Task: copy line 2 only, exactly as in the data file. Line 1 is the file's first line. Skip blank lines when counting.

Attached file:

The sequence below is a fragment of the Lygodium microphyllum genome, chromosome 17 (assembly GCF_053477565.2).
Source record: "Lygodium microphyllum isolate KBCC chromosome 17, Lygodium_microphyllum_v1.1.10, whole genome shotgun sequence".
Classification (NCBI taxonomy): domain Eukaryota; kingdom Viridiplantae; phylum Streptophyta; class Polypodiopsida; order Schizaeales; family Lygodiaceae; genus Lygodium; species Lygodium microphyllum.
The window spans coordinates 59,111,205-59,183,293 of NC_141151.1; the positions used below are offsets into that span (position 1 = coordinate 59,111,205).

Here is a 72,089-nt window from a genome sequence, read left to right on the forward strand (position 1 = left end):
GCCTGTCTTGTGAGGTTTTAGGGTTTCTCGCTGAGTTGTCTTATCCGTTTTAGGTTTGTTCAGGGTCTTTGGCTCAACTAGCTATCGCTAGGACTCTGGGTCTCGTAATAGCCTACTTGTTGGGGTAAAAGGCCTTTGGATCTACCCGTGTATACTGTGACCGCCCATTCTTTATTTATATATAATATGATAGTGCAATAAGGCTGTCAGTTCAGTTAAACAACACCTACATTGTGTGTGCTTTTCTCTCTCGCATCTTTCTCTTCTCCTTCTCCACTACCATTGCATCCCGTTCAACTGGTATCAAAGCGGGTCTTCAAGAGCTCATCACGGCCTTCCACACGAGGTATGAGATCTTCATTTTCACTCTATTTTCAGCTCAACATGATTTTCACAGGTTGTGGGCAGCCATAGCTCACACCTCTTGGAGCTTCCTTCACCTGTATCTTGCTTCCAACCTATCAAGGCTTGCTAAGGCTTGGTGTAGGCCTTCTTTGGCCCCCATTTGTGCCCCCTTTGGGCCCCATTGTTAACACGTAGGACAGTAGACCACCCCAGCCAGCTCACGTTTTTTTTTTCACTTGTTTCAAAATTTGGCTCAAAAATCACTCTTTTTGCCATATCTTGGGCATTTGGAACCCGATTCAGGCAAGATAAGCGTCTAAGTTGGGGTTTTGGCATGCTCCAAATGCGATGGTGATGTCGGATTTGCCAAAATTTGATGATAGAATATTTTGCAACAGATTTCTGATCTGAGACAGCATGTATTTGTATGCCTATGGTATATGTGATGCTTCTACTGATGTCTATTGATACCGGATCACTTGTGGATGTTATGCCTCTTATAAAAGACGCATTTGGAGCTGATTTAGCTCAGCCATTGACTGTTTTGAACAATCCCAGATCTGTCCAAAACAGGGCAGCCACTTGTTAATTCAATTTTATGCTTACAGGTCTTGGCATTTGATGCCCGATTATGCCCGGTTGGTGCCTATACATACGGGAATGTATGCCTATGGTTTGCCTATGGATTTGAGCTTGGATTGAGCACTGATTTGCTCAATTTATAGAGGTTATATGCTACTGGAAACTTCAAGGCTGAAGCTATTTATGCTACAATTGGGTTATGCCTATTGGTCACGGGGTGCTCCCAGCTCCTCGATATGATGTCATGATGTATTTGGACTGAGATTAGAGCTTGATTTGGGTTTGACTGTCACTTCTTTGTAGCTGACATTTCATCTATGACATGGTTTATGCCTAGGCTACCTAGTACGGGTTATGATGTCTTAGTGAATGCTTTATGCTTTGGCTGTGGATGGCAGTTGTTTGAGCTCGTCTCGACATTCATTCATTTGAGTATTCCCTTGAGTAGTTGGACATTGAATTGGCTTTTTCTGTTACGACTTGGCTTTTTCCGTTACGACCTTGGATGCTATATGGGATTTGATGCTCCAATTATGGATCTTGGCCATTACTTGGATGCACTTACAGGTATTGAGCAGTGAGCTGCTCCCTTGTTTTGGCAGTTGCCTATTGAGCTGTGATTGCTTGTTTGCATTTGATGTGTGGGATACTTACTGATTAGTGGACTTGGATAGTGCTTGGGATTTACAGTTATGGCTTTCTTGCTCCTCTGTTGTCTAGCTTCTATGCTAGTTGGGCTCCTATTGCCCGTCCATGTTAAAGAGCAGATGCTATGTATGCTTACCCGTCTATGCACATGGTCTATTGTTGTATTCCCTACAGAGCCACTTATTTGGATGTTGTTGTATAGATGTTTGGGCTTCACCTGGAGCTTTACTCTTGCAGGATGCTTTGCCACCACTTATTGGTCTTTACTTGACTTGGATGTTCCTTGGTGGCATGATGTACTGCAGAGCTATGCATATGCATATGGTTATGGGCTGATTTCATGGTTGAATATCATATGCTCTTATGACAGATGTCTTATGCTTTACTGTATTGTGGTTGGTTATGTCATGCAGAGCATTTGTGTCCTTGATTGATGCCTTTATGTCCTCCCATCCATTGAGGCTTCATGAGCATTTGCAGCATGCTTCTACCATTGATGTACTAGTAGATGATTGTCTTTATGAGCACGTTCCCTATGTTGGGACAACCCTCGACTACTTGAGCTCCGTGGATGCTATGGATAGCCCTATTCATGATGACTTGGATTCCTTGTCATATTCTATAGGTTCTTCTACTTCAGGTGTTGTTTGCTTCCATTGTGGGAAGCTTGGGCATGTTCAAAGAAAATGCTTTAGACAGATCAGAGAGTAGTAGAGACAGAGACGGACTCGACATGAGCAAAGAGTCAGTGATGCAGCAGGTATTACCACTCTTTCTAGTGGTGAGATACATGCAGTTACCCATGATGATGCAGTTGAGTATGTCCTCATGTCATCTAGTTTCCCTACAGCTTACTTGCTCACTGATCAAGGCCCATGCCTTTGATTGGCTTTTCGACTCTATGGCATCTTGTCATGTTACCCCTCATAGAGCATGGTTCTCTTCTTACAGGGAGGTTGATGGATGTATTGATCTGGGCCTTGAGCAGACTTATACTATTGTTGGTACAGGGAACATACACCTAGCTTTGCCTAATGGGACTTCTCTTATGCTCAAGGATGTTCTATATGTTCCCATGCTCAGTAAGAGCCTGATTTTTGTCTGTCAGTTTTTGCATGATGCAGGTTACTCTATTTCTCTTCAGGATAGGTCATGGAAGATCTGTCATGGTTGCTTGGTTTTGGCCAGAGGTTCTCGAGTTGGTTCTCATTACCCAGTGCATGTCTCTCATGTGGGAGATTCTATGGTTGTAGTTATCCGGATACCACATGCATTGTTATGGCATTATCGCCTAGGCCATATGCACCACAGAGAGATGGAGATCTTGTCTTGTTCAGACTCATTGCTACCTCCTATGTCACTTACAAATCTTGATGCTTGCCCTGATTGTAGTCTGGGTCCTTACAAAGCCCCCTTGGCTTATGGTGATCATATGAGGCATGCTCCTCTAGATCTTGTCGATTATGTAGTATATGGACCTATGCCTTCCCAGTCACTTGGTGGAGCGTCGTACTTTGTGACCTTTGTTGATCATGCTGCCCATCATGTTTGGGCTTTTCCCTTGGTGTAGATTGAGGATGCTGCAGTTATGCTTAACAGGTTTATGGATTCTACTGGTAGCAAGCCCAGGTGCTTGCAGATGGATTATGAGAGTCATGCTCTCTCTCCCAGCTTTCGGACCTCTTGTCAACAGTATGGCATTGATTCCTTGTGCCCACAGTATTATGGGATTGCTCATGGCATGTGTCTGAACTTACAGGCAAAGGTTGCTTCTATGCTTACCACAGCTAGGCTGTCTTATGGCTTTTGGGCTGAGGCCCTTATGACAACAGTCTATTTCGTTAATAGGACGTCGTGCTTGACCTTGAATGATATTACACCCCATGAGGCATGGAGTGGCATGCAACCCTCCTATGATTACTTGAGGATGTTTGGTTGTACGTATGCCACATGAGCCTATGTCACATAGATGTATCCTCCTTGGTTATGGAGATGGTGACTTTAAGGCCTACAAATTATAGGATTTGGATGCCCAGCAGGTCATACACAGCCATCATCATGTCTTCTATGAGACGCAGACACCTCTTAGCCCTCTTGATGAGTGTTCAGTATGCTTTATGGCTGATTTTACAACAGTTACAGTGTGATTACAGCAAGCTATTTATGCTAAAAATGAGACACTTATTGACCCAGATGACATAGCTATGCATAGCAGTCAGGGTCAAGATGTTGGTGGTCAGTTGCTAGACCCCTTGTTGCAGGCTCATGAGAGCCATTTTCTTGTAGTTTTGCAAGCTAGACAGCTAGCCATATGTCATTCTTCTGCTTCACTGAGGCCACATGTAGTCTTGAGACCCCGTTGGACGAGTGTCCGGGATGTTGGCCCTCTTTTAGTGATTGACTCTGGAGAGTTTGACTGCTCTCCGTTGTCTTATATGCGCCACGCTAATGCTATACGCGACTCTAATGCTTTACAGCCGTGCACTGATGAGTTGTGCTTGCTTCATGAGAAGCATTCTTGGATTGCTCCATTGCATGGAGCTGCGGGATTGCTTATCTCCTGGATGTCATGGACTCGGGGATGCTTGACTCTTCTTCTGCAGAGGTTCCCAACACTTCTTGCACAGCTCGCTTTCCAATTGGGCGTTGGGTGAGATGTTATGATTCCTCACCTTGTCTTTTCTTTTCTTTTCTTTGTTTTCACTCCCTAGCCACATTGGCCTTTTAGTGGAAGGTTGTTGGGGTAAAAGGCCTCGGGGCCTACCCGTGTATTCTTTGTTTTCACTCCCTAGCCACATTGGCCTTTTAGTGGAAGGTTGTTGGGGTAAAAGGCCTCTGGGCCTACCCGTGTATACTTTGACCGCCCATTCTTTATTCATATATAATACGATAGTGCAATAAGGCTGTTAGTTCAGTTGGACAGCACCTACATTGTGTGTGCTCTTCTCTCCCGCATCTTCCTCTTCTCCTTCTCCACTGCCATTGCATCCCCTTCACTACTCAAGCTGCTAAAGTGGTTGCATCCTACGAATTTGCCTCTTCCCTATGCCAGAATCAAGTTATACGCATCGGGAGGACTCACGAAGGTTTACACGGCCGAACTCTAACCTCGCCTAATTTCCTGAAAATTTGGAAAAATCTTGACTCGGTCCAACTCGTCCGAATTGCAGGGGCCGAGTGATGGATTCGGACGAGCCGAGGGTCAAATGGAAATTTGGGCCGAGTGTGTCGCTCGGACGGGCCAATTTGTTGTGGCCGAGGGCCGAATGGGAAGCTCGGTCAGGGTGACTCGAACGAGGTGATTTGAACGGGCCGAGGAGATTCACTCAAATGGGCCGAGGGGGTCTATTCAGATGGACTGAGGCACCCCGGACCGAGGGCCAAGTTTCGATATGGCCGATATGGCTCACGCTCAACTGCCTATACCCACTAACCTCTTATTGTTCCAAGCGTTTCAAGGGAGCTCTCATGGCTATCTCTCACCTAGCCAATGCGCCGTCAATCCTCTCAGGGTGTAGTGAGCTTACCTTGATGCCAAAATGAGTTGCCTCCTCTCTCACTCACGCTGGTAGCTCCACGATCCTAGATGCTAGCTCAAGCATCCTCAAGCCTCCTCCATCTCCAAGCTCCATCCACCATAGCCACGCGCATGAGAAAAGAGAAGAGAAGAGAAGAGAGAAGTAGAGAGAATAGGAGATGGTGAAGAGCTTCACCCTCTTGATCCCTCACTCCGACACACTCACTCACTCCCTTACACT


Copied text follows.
Source record: "Lygodium microphyllum isolate KBCC chromosome 17, Lygodium_microphyllum_v1.1.10, whole genome shotgun sequence".